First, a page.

New Arbitration Rules

The Supreme Court (Arbitration) Rules 2016 (WA) (Rules) substantively came into force on 3 January 2017. The Rules apply to both international arbitration governed by the International Arbitration Act 1974 (Cth) (IAA) and domestic arbitration governed by the Commercial Arbitration Act 2012 (WA). The Rules set out the processes by which parties can apply to the Court to, among other things:

(a) stay court proceedings commenced notwithstanding the existence of a valid arbitration agreement (Rule 6);
(b) grant provisional relief in aid of an arbitration (Rule 12);
(c) facilitate arbitration processes (for example, by issuing subpoenas to third parties in respect of documentary evidence) (Rules 9-11); and
(d) enforce or set aside an arbitral award or another procedural order (Rules 7 and 13-14).

All proceedings subject to the rules are referred to the Commercial and Managed Cases List, and, specifically, a separate Commercial Arbitration List, currently managed by the Chief Justice of the Supreme Court.1)This designated list existed prior to the enactment of the Rules, pursuant to Practice Direction of the Consolidated Practice Directions of the Supreme Court of Western Australia. The Rules also provide designated court forms for use in proceedings related to Commercial Arbitration.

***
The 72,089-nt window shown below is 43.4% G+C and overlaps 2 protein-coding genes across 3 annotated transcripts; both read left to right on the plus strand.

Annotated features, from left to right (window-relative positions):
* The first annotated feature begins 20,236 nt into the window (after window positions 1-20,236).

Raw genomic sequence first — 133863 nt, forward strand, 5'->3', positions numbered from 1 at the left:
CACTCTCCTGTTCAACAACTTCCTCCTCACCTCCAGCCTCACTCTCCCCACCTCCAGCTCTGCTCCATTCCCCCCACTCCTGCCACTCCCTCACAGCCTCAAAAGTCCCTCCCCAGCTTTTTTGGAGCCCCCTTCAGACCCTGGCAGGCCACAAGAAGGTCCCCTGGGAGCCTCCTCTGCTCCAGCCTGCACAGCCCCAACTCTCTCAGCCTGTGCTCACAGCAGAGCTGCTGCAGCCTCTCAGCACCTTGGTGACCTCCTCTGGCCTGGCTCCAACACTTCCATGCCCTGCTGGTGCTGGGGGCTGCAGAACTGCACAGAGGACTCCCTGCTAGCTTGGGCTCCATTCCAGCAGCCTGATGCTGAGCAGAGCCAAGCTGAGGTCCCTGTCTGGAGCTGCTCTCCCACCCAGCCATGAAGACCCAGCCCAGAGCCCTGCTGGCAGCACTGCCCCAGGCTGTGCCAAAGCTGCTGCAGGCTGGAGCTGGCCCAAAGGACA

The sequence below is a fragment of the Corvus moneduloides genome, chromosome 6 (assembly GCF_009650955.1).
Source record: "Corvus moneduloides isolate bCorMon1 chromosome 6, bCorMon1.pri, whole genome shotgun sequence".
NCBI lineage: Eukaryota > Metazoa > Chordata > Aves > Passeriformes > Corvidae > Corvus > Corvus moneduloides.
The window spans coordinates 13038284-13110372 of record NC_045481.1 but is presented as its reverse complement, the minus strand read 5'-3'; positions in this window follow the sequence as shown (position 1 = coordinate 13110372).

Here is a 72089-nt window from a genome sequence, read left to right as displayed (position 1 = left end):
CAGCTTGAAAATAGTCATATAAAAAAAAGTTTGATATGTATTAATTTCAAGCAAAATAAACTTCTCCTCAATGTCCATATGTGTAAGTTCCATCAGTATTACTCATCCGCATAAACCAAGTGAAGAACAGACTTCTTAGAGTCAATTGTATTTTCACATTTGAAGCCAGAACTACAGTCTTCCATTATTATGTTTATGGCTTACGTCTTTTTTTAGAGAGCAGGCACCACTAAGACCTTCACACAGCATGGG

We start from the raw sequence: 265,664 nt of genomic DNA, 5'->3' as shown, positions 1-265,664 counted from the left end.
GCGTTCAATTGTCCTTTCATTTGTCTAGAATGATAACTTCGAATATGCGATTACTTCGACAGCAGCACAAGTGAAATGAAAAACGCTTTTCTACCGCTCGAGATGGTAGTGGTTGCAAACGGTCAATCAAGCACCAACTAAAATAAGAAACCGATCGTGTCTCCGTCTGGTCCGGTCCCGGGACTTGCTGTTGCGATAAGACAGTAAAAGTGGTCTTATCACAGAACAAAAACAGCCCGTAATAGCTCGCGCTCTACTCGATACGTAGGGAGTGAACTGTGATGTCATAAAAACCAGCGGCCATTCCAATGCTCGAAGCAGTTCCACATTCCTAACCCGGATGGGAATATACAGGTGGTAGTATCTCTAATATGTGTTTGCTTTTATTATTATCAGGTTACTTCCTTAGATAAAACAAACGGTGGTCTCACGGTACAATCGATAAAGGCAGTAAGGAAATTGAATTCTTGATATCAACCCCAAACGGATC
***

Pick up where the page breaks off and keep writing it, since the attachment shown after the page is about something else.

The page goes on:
The Rules are similar to the rules adopted in other Australian jurisdictions, and are a continuation of the measures adopted by both Commonwealth and State governments following a review of Australia’s arbitration framework. This review, which commenced in 2008, was designed to improve the effectiveness and efficiency of the arbitral process in Australia. In large part, this was achieved by the adoption of uniform legislation, based on the Model Law, in each state and territory to govern commercial arbitration, and amendments to the IAA. At the time of writing, the Commonwealth government has just proposed further reforms to the IAA that would make the enforcement of foreign awards easier in Australia.

Practical Judicial Support